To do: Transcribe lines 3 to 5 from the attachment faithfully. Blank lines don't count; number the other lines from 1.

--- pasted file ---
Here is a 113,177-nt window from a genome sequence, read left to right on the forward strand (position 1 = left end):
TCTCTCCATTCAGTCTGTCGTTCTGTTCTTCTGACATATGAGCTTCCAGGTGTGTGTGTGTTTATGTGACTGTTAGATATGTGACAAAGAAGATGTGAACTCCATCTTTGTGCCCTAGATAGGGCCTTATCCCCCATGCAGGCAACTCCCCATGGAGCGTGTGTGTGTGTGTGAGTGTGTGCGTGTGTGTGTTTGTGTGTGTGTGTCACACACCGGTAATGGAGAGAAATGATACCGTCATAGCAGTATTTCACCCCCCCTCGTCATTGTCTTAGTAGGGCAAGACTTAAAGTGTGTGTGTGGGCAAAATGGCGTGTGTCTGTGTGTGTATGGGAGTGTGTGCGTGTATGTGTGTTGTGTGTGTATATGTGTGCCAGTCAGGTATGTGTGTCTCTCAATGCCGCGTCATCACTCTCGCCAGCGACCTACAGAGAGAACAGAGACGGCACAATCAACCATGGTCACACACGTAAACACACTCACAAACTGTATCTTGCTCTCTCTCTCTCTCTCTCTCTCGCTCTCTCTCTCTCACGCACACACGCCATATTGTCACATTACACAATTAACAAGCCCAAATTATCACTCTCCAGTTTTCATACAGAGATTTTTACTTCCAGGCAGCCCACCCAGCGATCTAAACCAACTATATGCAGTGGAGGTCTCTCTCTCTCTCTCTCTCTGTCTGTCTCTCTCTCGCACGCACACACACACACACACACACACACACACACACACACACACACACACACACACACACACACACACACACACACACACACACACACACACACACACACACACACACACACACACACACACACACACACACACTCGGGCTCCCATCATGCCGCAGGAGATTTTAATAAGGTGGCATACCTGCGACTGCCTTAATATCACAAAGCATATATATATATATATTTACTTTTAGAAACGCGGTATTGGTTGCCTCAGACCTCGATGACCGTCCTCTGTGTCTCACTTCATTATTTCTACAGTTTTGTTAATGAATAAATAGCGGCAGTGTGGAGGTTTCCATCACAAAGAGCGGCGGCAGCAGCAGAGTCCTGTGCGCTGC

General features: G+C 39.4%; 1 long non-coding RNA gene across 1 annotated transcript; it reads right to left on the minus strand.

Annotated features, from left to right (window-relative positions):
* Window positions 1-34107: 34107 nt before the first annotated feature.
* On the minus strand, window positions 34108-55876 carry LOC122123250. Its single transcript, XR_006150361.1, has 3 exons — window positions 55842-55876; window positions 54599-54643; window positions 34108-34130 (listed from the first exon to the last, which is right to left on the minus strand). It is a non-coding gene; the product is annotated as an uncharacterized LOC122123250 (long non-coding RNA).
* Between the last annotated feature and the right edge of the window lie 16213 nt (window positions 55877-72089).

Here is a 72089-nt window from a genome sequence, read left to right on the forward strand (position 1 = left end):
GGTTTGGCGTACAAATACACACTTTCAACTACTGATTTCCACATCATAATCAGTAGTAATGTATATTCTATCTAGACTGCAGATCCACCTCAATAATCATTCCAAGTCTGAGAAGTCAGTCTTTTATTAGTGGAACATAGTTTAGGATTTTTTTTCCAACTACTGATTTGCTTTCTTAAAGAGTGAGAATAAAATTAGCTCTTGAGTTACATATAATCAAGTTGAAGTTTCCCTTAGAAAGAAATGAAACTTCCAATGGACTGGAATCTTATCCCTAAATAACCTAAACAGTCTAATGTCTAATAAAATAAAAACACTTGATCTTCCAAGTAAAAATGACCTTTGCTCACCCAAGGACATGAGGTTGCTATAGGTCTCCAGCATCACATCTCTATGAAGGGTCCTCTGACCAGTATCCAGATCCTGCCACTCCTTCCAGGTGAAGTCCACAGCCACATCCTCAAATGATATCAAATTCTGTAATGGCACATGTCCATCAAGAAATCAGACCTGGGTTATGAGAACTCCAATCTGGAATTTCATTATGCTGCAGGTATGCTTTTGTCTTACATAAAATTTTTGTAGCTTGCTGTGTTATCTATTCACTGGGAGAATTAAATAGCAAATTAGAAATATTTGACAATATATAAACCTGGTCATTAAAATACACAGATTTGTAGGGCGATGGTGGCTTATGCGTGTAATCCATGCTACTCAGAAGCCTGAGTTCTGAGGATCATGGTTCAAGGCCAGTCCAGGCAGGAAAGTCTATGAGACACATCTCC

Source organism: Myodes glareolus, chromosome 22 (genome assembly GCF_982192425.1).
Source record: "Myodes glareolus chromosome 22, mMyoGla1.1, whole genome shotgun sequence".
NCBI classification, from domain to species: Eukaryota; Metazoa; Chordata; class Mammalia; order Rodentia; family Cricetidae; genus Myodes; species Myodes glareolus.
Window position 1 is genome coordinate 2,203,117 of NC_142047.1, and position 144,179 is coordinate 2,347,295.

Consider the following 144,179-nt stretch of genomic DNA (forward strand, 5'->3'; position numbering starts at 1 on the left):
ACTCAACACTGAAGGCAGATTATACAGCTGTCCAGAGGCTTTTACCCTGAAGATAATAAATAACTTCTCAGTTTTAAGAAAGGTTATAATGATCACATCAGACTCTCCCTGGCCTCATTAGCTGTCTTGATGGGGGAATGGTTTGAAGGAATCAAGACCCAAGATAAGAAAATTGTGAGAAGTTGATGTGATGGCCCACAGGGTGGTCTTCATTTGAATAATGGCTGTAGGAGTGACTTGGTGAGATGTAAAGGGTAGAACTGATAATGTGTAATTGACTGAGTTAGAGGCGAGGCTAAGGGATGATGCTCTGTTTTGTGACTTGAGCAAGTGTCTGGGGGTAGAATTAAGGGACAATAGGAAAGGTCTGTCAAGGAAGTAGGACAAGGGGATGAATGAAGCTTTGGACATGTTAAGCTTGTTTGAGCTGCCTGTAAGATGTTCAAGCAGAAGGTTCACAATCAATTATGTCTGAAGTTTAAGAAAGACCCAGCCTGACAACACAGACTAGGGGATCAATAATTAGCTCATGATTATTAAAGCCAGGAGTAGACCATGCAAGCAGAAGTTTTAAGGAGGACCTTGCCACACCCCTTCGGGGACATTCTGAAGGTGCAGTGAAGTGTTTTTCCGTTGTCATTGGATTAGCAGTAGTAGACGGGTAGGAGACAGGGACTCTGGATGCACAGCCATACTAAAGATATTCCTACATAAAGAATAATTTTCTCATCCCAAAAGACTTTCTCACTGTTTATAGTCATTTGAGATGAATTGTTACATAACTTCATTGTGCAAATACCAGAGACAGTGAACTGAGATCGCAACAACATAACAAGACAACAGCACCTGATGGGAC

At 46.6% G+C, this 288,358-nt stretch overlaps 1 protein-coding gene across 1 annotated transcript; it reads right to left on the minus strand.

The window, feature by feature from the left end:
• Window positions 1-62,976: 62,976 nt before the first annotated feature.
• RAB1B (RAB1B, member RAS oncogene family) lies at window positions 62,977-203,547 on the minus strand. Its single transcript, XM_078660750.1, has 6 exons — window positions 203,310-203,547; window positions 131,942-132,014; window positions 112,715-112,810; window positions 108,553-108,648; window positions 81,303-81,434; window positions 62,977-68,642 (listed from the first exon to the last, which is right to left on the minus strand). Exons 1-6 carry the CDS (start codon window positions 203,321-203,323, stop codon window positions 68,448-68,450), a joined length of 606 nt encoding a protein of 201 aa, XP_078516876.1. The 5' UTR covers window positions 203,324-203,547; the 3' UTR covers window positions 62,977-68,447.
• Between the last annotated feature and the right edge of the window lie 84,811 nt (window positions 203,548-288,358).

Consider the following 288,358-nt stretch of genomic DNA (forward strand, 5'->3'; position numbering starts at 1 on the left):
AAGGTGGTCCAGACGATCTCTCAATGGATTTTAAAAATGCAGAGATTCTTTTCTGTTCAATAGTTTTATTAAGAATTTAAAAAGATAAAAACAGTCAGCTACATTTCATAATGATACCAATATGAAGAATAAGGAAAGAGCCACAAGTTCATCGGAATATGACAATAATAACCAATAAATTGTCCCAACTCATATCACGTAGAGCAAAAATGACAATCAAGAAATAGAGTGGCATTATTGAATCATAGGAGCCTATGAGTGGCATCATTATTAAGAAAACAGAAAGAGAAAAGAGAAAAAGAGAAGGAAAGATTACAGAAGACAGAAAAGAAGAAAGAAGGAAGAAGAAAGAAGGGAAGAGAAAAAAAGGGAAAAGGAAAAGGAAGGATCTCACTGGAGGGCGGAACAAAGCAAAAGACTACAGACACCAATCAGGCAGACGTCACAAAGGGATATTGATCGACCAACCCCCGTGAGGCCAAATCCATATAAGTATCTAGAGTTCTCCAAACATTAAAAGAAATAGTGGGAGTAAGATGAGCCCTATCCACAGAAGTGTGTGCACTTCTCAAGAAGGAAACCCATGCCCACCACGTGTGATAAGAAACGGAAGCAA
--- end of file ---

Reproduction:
General features: G+C 39.4%; 1 long non-coding RNA gene across 1 annotated transcript; it reads right to left on the minus strand.

Annotated features, from left to right (window-relative positions):
* Window positions 1-34107: 34107 nt before the first annotated feature.